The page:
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India March Of A Billion Aspirations

Jan 6, 2005
Metro-Vancouver, B.C., Canada
June 4, 2011

March Of A Billion Aspirations


In 1990, V S Naipaul wrote, ''Independence had come to India like a kind of revolution." A year later in 1991, India embarked on a programme of economic liberalisation setting free the creative energy and business enterprise of millions of our people. Twenty years later, the world cannot stop talking about India's march of a billion aspirations.

Our democracy is our greatest strength. At the time of Independence in 1947, a deeply conservative society like India chose democracy and gave a voice and vote to every man and woman. For a multilingual, multicultural and multi-religious society which guaranteed equality to all, it was the right thing to do. In one stroke, we empowered millions of our people, a majority of them poor and illiterate. Development would come later but democracy could not be delayed.

Our democracy has been of the people, by the people, for the people but development has not touched every man, woman and child. However, democracy has raised the expectations of our people who have expressed their anger and anguish at the poor pace of progress and the deficient delivery of development. Economically and socially, India is undergoing a transformation, and this is driving political change in our country. People are eager and assertive about wanting a share in the rapid economic growth of our country. They want to be partners in growth and are looking up to the political and business leadership of our country to facilitate the process of inclusion.

We have the right ideas but our implementation has not been efficient and effective enough to make a meaningful impact on the scale that is required. Sincerity of purpose is no substitute for success in programme implementation. This message has reached political parties and governments, and good economics is finally being accepted as good politics. This was the message of the 2004 and the 2009 general elections, and every state election in the last decade. More importantly, this message is being heard loud and clear by all political parties.

At 9% economic growth, we are ready for what economist Jagdish Bhagwati calls a "revolution of perceived possibilities", in which reforms can produce high economic returns along with improvements for the poor.

Our achievements of the last 20 years in manufacturing and services owe a great deal to the first four decades of nation-building in a poor country with limited financial resources. We laid a very strong foundation by building what our first prime minister Pandit Jawaharlal Nehru called the temples of modern India. These were not symbols of religion but structures of development - dams and steel plants, power plants and ports, airlines and IITs, we built them all. Now, we are able and willing to pursue economic growth for all-round development.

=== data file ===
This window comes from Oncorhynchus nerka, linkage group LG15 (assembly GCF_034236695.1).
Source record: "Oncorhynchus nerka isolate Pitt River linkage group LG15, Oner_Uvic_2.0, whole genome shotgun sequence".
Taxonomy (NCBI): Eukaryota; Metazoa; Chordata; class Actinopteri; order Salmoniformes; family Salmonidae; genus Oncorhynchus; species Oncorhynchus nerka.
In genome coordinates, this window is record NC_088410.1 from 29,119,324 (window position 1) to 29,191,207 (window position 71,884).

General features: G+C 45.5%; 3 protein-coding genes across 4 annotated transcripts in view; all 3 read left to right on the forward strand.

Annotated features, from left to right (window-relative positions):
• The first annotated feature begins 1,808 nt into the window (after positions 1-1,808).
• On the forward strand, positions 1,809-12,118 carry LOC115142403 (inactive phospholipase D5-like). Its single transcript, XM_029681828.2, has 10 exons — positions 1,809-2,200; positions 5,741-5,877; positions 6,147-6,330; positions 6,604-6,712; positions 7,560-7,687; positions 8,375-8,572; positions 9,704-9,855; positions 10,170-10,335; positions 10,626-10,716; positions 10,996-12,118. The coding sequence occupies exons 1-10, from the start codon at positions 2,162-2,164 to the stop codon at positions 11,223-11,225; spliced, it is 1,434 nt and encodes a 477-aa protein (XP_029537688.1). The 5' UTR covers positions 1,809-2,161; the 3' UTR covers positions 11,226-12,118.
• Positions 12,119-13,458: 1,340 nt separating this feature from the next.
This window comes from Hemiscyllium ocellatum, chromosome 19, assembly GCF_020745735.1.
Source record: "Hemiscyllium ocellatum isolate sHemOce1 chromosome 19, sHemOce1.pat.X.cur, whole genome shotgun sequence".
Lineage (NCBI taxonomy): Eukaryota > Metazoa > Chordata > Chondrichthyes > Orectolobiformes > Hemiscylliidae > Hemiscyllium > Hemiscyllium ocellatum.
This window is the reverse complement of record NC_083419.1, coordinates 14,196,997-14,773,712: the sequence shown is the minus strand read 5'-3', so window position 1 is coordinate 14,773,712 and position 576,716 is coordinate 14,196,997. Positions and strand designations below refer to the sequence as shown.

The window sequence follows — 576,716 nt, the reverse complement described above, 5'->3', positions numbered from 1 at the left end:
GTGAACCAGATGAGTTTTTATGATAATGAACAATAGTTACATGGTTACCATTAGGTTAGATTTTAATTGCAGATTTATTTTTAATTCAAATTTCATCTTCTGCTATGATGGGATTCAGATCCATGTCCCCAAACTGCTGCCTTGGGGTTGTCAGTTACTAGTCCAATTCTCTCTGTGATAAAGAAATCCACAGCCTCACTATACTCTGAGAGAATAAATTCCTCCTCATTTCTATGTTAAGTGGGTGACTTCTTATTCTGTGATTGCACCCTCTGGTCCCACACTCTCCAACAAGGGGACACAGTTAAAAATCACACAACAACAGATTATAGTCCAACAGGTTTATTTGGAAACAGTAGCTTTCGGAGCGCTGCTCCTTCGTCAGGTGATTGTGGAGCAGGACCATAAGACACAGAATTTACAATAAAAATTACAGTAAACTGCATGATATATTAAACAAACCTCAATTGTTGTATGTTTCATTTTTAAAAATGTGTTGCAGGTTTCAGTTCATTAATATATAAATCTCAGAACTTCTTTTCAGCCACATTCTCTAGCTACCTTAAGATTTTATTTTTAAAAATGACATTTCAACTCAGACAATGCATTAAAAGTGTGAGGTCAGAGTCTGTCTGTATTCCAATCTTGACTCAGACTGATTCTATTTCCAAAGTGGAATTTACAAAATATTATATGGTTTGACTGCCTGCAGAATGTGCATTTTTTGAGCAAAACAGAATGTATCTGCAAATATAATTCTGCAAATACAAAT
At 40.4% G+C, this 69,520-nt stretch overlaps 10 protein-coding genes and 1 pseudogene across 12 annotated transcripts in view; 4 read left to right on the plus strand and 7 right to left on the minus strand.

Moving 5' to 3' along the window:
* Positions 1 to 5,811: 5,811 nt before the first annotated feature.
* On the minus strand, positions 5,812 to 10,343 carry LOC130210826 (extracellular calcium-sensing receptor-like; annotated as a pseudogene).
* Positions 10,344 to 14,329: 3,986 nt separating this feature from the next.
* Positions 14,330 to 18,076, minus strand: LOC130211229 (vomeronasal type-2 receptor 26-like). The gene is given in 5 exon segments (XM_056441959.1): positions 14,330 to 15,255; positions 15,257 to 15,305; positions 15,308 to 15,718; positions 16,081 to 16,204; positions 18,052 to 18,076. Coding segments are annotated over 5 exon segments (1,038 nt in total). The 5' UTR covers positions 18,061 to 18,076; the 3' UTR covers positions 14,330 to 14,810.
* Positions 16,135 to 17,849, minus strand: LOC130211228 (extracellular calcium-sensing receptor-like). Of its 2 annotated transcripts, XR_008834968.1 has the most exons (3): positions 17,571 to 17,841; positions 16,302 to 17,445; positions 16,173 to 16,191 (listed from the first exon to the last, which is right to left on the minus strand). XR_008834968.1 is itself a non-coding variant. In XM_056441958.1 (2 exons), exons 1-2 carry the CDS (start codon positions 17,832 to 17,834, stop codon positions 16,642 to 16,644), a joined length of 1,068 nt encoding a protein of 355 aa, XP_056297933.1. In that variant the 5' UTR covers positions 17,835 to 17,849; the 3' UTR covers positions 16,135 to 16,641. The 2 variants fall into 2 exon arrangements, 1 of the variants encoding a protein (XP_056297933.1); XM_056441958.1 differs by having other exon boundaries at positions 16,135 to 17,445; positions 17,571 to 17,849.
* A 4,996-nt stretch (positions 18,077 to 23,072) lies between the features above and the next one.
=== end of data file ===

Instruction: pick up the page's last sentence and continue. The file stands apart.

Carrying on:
For democracy to be meaningful, development has to be inclusive, comprehensive and extensive. We have to empower all our people by making them partners in growth and beneficiaries of development. Our strong economic growth has to be reflected in the human development indices. The next decade is an opportunity and a challenge to educate and skill every individual so they can grow up to be productive citizens.

The march of a billion aspirations is gathering pace; our education and skill indicators are improving. In the last decade, we have made more people literate (218 million) than the number of people we have added to our population (181 million). The effective literacy rate has improved from 64.83% in 2001 to 74.04% in 2011. What is even more heartening is that literacy has improved more among women - there are 50% more literate women today than in 2001.

If i go to the rural areas of my constituency of Kurukshetra, the enthusiasm of young girls to be educated and independent is infectious. One cannot help but be inspired by it. Haryana has a disappointingly poor record in the male-female sex ratio and especially in the 0-6 age group, but given a chance our laadlis will change the perceptions of their families and communities by becoming educated and outstanding citizens of our country. The daughters of our nation have an equal right as our sons to be born and brought up as equals; to be given the same access to education and employment. This freedom which is guaranteed by law must be honoured by families and society.

Economic expansion is driving growth but for growth to be sustainable, it has to be inclusive. Without growth, there cannot be adequate resources for spending on the poor or on social sector programmes and income support programmes. Without an educated, skilled and healthy population, there cannot be high economic growth. This recognition of inclusive economic growth has spawned a virtuous cycle of policymaking and programme implementation. We are beginning to see results but greater impact will be visible in the years to come.

Development is now driving our democracy. The new spirit of India is visible in the drive of our people. When we talk about our proud past and our promising potential, it rests on our ability to sustain growth, strengthen inclusion and improve governance. We have to deliver development as decisively as we have delivered on democracy to be able to redeem our tryst with destiny.

The writer is Congress MP from Kurukshetra.




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